The San Francisco Affirmative Litigation Project (SFALP) is a clinical partnership between Yale Law School and the San Francisco City Attorney’s Office. Students work directly with deputy city attorneys to conceive, develop, and litigate some of the most innovative public interest lawsuits in the country—lawsuits that tackle problems with local dimensions but national effects. The clinic has worked on litigation dealing with myriad issues of consumer protection, civil rights, and public health. In 2017, SFALP helped win a nationwide injunction against the President’s sanctuary city order. During the last few years, it helped win a $1.1 billion victory against the lead paint industry, litigate the California same-sex marriage trial (dubbed the “trial of the century”), and file a consumer-protection case that made the cover of Businessweek. It is now working on one of the most innovative climate-change suits in the United States. The clinic serves as a national model for law schools across the country.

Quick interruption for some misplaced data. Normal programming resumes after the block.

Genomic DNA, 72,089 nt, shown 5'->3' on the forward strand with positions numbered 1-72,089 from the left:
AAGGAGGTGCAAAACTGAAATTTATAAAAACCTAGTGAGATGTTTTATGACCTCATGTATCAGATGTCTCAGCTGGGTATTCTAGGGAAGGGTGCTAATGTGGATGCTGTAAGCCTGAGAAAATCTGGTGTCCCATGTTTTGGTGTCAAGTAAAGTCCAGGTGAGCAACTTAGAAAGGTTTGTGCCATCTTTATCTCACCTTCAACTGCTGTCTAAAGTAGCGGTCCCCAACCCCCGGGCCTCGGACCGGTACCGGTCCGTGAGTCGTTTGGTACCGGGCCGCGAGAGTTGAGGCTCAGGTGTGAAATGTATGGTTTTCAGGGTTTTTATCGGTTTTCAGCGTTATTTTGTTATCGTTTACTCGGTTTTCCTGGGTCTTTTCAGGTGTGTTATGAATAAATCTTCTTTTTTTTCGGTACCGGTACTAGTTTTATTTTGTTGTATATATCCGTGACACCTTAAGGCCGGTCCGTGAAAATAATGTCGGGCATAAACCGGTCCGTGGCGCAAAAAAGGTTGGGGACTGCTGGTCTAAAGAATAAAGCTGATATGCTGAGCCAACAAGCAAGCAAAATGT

Learn more about SFALP’s decade-long history.

Learn more about SFALP


Learn about our faculty, fellows, students, and practitioners that are part of the clinic.

San Francisco City Attorney's Office

Yale students work with deputy city attorneys on the Affirmative Litigation Task Force through every stage of the litigation process, from generating ideas for worthy suits to filing complaints to motions practice.


From a nation-wide injunction on sanctuary cities to a lead paint case, the clinic's cases have successfully advocated for the citizens of California.

Read about the cases
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